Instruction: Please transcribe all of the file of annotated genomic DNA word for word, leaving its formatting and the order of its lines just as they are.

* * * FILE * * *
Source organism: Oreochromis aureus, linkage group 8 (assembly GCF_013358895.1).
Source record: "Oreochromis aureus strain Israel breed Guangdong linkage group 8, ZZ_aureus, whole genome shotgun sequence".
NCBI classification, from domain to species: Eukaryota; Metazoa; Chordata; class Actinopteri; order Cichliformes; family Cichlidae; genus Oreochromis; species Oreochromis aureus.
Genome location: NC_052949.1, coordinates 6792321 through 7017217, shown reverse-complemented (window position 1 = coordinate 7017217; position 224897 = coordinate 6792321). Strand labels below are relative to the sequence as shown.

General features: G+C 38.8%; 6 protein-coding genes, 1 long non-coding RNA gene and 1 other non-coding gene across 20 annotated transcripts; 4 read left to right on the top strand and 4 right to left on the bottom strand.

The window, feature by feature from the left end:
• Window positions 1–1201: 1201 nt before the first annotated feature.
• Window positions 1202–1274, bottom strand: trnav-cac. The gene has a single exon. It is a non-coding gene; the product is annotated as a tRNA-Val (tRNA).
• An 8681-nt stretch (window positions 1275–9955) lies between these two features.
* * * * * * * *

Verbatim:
Source organism: Oreochromis aureus, linkage group 8 (assembly GCF_013358895.1).
Source record: "Oreochromis aureus strain Israel breed Guangdong linkage group 8, ZZ_aureus, whole genome shotgun sequence".
NCBI classification, from domain to species: Eukaryota; Metazoa; Chordata; class Actinopteri; order Cichliformes; family Cichlidae; genus Oreochromis; species Oreochromis aureus.
Genome location: NC_052949.1, coordinates 6792321 through 7017217, shown reverse-complemented (window position 1 = coordinate 7017217; position 224897 = coordinate 6792321). Strand labels below are relative to the sequence as shown.

General features: G+C 38.8%; 6 protein-coding genes, 1 long non-coding RNA gene and 1 other non-coding gene across 20 annotated transcripts; 4 read left to right on the top strand and 4 right to left on the bottom strand.

The window, feature by feature from the left end:
• Window positions 1–1201: 1201 nt before the first annotated feature.
• Window positions 1202–1274, bottom strand: trnav-cac. The gene has a single exon. It is a non-coding gene; the product is annotated as a tRNA-Val (tRNA).
• An 8681-nt stretch (window positions 1275–9955) lies between these two features.